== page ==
In Mel Kiper's latest "Grade A' mock draft, the Tampa Bay Buccaneers pass on all the quarterbacks in the first three rounds of the 2014 NFL draft to add upgrades elsewhere on offense. Kiper isn't really trying to project what the team will do here, as this is his 'Grade A' mock draft: what he thinks the team should do, rather than what the team will do. Still, this feels like a realistic mock, despite the team's intention of adding a quarterback at some point in the draft.
Top needs: RG, WR, OLB, DE
Round 1 (7) WR Mike Evans, Texas A&M
Round 2 (38) G David Yankey, Stanford
Round 3 (69) DE Kareem Martin, North Carolina
Analysis: Pass rush is no longer a first priority with the addition of Michael Johnson, and there's no way I'd spend a top-10 pick on a guard, so I'm going with a difference-maker in the passing game to help my new starting quarterback. He's also the best player on the board at this spot. Evans can be a major weapon, a constant mismatch and a perfect go-get-it target in the passing game. Yes, Vincent Jackson is here, but he is 31 years old and is no guarantee to be around in 2015 based on his deal. The drop-off from Jackson makes this a position of need. I get Yankey to fill the need at guard in Round 2, and then go with Martin in Round 3. I like his frame as a defensive end in Lovie Smith's system, and he has the athleticism that can make him a potent extra pass-rusher over the course of a long season.
Mel Kiper correctly identifies right guard as the team's top need, but there's no guard worth taking that high in this draft, and the top tackles who could move to guard are also off the board. Because Kiper doesn't see quarterback as a need and Sammy Watkins is off the board, that really only leaves Mike Evans as a viable selection at this point.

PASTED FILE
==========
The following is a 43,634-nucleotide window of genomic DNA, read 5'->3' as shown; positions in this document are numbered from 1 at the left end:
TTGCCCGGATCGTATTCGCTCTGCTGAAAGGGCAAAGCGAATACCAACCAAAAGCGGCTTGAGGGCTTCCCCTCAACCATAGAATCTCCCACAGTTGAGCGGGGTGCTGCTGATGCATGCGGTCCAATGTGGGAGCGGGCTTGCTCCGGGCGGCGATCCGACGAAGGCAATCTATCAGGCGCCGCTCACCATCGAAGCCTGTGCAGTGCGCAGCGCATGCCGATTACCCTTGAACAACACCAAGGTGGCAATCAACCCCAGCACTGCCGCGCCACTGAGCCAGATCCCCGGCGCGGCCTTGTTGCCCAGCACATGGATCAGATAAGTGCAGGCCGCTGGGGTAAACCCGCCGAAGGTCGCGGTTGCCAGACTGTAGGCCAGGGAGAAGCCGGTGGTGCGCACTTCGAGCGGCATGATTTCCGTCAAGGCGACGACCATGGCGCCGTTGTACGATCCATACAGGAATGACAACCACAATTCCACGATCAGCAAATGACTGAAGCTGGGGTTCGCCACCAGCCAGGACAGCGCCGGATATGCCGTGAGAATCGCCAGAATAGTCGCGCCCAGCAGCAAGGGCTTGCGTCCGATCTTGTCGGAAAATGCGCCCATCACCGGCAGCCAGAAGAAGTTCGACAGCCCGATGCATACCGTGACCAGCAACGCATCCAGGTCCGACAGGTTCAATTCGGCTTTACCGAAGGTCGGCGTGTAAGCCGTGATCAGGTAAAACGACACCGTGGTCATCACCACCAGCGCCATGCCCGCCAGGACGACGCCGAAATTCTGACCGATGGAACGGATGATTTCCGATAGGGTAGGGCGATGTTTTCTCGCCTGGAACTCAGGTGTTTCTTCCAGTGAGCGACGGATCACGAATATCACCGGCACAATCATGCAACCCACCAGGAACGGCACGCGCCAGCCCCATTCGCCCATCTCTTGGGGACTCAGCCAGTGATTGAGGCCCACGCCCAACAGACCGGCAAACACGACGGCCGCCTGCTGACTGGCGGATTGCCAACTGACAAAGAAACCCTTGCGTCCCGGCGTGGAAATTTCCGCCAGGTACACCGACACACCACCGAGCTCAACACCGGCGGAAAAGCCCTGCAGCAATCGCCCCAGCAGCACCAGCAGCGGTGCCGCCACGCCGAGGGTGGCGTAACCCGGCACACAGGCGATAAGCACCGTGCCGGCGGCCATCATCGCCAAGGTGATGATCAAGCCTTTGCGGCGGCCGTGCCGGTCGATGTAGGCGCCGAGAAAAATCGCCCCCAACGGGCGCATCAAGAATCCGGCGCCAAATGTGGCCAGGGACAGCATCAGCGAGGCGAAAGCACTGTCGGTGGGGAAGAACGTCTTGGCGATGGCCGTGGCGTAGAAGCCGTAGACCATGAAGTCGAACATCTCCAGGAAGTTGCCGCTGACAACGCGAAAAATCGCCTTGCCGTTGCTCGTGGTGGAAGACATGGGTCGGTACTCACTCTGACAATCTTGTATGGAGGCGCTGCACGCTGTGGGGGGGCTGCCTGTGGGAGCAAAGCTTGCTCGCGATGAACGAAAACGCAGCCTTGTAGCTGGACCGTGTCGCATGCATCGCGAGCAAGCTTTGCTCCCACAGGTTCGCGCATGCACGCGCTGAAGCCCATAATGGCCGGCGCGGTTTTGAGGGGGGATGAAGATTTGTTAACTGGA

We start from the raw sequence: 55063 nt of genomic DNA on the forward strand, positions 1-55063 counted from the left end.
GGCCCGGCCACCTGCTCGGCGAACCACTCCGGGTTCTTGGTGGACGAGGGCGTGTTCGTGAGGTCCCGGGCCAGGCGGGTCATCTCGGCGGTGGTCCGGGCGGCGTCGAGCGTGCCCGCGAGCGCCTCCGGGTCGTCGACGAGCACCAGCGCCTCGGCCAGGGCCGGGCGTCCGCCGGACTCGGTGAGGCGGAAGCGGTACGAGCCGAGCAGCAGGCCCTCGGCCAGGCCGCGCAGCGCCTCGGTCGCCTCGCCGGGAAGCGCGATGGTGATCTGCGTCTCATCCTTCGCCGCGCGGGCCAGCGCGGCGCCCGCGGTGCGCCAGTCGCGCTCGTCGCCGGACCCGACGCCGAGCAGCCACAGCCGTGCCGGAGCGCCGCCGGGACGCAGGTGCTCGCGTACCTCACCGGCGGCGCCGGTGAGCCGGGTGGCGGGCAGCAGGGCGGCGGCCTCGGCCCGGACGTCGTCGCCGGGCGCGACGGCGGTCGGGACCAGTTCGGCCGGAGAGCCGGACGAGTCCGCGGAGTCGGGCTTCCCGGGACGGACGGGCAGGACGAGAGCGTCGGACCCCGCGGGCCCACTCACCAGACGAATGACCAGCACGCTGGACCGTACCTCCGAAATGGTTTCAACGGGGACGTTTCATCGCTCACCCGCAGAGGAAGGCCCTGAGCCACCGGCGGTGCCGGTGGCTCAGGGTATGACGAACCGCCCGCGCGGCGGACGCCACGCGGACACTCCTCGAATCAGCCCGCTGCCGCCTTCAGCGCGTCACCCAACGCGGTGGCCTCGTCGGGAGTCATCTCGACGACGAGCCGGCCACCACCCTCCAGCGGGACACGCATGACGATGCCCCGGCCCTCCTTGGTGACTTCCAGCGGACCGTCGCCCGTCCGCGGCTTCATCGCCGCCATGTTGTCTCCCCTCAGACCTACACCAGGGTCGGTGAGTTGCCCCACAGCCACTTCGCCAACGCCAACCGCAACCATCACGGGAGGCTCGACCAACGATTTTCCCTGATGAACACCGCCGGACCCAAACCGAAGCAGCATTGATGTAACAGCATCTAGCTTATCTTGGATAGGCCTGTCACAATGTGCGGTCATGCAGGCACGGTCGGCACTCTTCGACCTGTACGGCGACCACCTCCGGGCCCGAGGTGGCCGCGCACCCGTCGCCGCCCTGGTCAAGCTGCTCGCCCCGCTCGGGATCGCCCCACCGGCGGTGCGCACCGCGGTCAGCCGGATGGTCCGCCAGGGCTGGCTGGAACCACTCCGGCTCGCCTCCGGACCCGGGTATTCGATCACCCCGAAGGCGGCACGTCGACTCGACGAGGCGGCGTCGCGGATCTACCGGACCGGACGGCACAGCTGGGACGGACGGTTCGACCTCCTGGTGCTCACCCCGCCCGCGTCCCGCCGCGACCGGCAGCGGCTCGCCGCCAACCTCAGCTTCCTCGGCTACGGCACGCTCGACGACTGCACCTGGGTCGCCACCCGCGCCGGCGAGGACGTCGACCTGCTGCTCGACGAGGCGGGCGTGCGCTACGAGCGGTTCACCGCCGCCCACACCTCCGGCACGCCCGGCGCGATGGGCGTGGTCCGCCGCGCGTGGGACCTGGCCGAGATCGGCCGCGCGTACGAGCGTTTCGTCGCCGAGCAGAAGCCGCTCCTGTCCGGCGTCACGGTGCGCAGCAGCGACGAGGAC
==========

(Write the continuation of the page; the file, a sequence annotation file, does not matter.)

Evans is a Vincent Jackson clone who would present an immediate upgrade as the number two receiver, but he doesn't really add that explosive element the Bucs lack on offense. He excels at contested catches down the field, however, and drafting him would give Josh McCown three big targets with a wide catching radius -- exactly what he had last season in Chicago, as well.
The selection of the top guard on the board in the second round is nearly a no-brainer, given the massive need the Bucs have at the position. Left guard Carl Nicks' future is in doubt due to a persistent foot injury, while Jamon Meredith and Oniel Cousins hardly represent reliable starters at right guard. Some young talent to solidify the offensive line would go a long way towards helping the team get their offense, and especially their running game, back on track.
As for Kareem Martin in the third round -- the Bucs want to build their defense from the defensive line out, and they lack reliable players at those positions. They have added Michael Johnson to play right defensive end, while Gerald McCoy is arguably the best three-technique defensive tackle in the NFL. Beyond those two players, though, the word 'potential' is a lot more common than the word 'production'. Adding some more talent to that group fits what Lovie Smith has done in the past.
Unfortunately, this leaves the Bucs with one problem: how to add another quarterback to the mix, something they have repeatedly noted they want to do. Mel Kiper has them passing on both Blake Bortles and Teddy Bridgewater in the first round, while they could have taken Derek Carr or *shudders* A.J. McCarron in the second round, and Tom Savage and Logan Thomas fall past the Bucs in the third round. There are some other quarterbacks they could pick later in the draft, but they'd be entering almost-certain-career-backup territory at that point, especially given their lack of a fourth-round pick.
Still, if this is how the Bucs end the first three rounds of the 2014 NFL draft, I'd be pretty satisfied. They'd still have a few holes, but none of them pressing, and they would have added some quality talent and given a much-needed boost to last year's anemic offense.